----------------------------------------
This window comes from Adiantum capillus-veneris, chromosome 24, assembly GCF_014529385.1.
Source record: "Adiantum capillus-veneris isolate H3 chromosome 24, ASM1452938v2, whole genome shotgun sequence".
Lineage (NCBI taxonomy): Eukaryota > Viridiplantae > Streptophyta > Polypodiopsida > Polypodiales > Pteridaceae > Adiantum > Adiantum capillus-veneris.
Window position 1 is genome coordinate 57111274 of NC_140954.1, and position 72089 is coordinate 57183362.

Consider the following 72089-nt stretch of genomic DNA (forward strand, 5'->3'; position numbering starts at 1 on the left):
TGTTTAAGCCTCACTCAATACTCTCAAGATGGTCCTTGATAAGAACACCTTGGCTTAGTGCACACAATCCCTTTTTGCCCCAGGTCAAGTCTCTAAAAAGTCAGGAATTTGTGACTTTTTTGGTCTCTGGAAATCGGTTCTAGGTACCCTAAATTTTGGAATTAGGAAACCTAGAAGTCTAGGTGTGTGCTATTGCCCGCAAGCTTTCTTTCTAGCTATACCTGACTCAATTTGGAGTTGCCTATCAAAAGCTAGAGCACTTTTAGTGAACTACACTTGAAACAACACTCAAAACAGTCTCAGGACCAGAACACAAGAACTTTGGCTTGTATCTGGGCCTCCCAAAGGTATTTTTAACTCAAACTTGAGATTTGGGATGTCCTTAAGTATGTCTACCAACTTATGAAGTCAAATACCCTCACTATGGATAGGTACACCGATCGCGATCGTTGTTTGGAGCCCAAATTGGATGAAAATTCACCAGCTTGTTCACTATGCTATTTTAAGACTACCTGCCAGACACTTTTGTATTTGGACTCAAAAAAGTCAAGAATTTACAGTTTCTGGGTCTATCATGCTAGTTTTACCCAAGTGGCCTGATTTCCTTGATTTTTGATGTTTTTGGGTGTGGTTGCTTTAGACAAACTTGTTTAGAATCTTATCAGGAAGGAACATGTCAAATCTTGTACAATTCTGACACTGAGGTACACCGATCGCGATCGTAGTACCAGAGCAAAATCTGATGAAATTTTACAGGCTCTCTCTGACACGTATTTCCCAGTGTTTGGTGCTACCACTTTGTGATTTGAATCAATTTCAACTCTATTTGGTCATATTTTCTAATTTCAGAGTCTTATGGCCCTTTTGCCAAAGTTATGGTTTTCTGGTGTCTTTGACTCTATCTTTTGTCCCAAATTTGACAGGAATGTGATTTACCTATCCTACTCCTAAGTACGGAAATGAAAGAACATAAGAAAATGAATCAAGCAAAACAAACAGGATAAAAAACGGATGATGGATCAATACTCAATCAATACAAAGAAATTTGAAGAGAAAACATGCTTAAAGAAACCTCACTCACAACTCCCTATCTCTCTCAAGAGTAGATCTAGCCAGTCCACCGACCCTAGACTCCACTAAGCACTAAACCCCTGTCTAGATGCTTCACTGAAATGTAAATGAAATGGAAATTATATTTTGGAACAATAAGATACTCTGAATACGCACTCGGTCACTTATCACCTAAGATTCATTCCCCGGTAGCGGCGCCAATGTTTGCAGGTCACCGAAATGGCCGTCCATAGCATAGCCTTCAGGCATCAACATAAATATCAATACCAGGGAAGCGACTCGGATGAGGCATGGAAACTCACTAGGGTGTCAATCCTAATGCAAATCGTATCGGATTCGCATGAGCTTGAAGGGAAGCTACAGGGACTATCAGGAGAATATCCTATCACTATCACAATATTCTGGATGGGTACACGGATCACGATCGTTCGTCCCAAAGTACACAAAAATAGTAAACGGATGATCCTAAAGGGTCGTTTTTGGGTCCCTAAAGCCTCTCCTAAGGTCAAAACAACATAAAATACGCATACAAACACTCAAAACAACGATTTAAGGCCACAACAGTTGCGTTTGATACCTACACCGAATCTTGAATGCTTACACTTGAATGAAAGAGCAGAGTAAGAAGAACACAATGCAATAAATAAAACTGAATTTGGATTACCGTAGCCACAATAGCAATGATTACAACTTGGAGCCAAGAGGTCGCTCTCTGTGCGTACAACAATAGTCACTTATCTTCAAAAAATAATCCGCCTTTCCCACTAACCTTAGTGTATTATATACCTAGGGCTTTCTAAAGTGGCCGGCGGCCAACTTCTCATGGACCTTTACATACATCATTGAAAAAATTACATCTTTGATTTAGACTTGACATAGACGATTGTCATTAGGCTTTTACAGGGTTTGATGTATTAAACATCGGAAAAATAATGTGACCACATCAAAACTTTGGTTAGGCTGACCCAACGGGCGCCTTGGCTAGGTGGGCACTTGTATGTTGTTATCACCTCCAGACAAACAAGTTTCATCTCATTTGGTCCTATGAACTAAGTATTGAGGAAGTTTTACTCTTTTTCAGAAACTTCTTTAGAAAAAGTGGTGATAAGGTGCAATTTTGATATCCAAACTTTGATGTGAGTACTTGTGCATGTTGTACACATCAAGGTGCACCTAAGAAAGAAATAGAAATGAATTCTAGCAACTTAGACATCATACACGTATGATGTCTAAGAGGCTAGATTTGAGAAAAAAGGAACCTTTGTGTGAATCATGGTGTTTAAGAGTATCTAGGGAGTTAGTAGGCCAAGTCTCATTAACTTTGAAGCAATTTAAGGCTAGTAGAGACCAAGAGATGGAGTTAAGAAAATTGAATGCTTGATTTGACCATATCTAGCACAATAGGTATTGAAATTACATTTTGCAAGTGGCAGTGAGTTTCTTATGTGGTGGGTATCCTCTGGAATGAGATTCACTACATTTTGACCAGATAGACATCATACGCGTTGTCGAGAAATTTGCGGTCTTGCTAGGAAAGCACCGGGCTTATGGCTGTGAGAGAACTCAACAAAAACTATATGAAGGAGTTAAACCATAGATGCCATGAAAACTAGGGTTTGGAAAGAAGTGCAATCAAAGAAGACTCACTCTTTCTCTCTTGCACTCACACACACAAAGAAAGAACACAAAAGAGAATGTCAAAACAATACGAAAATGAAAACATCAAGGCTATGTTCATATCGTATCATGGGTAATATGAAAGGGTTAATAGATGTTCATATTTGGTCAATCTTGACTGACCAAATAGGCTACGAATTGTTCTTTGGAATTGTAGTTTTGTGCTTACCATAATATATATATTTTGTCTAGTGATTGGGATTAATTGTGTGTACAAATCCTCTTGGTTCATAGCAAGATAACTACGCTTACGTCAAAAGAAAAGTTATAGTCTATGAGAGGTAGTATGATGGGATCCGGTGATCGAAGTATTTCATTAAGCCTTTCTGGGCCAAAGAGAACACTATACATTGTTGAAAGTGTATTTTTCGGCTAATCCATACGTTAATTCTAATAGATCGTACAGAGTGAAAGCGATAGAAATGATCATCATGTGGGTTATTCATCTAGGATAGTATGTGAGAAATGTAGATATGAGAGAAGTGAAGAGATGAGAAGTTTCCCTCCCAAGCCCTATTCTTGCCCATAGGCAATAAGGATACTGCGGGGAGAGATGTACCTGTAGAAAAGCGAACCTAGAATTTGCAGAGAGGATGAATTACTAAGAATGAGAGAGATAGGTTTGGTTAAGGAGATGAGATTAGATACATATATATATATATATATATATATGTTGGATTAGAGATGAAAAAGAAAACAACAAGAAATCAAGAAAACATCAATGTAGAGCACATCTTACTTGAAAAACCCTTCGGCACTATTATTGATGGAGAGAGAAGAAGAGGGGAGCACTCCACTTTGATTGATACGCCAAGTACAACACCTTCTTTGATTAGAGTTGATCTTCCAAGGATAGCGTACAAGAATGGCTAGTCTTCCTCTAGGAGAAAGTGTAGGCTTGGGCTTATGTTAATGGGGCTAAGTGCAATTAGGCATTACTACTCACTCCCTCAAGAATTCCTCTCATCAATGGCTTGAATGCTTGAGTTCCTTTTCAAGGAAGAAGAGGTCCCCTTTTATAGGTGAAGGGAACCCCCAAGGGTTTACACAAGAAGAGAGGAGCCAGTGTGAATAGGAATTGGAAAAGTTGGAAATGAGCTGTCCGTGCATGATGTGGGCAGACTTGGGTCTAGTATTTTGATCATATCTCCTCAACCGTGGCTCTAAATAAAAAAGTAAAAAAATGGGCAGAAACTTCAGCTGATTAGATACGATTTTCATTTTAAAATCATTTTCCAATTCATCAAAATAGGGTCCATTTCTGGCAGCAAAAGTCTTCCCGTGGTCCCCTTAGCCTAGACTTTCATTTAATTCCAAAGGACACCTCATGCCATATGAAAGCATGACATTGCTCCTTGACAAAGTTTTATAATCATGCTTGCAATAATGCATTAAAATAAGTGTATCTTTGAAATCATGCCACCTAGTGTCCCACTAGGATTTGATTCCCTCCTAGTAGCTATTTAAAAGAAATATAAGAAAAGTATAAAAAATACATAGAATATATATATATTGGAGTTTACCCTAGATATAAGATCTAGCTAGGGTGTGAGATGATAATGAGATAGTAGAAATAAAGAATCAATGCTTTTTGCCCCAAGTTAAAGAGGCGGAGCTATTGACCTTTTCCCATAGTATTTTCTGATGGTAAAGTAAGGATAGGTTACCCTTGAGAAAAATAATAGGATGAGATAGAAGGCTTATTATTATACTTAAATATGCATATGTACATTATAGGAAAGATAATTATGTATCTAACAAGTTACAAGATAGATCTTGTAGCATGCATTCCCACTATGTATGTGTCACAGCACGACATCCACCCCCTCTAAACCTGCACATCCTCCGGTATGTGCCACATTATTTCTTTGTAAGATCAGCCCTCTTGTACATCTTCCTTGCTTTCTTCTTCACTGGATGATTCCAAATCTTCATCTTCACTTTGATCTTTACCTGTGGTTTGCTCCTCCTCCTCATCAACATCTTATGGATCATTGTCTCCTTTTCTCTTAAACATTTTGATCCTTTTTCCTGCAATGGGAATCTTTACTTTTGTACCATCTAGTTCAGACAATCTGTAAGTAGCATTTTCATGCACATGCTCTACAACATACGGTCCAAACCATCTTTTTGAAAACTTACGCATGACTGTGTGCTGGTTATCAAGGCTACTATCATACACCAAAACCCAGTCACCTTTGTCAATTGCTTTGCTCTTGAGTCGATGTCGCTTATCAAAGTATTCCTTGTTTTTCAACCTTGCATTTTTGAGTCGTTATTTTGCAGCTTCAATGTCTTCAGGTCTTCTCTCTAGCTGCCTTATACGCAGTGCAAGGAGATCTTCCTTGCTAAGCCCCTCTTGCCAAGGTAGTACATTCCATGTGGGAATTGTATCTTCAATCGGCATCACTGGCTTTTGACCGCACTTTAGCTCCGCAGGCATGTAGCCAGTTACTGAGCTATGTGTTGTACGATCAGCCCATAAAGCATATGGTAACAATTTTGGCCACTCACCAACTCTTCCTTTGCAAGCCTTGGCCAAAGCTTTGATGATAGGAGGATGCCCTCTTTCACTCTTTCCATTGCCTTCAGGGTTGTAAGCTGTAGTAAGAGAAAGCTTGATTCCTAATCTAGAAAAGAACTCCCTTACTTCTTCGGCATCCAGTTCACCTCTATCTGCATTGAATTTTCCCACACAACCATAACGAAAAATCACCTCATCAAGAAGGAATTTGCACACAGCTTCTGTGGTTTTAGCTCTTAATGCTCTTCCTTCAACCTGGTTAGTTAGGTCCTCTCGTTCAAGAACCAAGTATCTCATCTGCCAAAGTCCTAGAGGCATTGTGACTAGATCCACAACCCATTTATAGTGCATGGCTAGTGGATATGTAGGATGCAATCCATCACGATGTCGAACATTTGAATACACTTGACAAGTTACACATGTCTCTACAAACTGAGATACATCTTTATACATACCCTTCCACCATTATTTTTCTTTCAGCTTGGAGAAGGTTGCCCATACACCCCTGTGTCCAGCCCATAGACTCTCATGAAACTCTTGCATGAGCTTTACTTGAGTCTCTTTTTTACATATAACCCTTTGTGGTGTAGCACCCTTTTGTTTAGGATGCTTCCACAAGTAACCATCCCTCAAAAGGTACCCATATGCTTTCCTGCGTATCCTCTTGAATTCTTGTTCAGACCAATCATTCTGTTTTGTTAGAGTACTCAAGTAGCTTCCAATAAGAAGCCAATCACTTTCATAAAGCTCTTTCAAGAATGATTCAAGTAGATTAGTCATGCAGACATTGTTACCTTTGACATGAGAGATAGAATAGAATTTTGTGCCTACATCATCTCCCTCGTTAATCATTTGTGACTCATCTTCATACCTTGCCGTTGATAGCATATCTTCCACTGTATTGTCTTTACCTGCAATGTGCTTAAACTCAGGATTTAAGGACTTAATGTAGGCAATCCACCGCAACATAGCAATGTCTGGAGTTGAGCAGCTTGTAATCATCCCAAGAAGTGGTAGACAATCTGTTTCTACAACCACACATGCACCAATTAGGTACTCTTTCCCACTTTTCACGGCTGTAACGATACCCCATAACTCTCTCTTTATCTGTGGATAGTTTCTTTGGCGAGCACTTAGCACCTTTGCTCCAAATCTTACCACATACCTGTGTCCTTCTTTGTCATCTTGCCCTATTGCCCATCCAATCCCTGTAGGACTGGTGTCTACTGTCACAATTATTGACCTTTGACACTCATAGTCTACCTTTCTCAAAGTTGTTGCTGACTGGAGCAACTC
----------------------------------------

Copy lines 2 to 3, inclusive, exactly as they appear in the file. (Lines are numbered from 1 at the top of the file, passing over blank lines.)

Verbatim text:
Source record: "Adiantum capillus-veneris isolate H3 chromosome 24, ASM1452938v2, whole genome shotgun sequence".
Lineage (NCBI taxonomy): Eukaryota > Viridiplantae > Streptophyta > Polypodiopsida > Polypodiales > Pteridaceae > Adiantum > Adiantum capillus-veneris.